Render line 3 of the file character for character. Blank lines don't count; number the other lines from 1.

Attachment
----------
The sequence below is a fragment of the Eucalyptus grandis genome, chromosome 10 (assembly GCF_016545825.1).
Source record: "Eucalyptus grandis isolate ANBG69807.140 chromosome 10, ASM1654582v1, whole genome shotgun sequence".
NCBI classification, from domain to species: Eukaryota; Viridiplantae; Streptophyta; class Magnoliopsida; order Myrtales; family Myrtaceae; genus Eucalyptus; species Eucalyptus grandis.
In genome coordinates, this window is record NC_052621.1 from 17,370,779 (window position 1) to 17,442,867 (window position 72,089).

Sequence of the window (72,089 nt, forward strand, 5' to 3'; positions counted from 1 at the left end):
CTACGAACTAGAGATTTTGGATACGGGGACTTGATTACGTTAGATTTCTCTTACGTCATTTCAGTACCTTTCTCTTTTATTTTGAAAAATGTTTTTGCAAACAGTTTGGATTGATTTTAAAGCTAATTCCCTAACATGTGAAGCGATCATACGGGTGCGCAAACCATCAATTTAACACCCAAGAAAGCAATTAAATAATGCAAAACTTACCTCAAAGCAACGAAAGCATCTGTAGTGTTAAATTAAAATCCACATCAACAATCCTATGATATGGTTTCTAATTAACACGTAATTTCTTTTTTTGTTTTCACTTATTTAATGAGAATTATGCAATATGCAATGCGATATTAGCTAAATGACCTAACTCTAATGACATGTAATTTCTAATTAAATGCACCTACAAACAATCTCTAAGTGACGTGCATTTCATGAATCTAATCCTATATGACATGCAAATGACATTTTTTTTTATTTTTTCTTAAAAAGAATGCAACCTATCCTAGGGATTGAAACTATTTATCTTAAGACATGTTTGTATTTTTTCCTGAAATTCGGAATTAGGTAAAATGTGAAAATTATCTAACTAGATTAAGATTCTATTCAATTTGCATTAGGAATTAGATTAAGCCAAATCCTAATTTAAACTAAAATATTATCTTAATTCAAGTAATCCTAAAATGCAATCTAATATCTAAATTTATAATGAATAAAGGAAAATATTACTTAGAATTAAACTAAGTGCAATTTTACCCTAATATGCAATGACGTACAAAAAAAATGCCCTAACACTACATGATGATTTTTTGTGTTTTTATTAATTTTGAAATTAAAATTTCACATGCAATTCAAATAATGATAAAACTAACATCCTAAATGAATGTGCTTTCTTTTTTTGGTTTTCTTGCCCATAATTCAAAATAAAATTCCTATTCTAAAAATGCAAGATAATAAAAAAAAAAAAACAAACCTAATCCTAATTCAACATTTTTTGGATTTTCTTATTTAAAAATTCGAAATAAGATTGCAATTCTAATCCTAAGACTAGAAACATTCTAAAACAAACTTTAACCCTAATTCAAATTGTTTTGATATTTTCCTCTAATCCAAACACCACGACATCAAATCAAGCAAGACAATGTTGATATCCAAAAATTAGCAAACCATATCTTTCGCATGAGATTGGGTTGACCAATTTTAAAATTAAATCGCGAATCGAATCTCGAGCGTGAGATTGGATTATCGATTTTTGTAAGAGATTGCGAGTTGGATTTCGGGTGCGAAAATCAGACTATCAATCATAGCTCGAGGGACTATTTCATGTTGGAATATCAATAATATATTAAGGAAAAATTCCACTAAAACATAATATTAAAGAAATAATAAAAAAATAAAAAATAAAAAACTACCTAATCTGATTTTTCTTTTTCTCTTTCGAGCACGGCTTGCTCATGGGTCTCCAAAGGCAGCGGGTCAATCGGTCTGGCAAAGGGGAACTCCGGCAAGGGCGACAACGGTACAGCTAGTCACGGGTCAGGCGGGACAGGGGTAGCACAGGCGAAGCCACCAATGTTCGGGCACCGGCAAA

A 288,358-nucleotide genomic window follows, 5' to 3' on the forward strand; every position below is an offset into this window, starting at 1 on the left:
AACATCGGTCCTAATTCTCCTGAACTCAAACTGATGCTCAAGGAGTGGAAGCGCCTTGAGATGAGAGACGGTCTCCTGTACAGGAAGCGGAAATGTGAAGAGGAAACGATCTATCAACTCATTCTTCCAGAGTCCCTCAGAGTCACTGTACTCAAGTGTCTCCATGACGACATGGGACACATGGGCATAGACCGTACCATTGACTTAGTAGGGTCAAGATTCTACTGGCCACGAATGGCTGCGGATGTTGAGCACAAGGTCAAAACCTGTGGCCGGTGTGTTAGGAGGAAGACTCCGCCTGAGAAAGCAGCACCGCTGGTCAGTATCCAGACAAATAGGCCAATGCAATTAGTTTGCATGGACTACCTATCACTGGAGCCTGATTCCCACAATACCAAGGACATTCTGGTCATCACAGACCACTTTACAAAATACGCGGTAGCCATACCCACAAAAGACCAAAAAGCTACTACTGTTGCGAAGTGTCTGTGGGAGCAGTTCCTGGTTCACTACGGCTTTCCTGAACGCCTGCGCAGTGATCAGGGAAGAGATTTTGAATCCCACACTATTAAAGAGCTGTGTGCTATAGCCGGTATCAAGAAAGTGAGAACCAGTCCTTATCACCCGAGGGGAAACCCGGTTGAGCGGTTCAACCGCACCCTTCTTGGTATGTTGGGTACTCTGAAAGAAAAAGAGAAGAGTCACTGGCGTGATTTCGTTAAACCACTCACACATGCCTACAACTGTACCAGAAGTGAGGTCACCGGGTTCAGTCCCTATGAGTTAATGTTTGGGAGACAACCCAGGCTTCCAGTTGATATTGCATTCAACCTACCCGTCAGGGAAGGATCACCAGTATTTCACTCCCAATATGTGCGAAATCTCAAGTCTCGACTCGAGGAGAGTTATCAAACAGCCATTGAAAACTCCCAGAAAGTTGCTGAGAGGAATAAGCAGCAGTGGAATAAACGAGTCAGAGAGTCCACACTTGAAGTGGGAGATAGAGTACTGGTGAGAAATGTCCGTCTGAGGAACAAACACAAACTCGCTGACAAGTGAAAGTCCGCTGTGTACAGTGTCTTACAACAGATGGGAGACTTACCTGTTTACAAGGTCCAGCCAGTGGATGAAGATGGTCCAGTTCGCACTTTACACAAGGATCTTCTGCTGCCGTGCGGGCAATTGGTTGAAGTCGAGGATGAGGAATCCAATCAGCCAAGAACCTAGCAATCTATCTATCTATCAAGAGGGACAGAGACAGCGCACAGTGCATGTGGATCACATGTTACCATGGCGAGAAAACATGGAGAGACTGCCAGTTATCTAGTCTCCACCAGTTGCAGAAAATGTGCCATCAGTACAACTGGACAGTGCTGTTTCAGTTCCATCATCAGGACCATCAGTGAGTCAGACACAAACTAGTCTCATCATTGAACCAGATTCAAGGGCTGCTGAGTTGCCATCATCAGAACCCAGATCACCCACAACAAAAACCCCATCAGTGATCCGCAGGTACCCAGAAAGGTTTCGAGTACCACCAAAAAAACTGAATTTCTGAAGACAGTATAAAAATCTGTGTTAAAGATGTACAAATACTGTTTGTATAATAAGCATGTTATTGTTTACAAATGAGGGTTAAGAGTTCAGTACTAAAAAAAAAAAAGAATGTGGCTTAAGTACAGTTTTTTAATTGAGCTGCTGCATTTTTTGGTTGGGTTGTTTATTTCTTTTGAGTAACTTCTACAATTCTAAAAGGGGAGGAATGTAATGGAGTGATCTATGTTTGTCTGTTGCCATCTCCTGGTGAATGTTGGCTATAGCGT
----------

NCBI classification, from domain to species: Eukaryota; Viridiplantae; Streptophyta; class Magnoliopsida; order Myrtales; family Myrtaceae; genus Eucalyptus; species Eucalyptus grandis.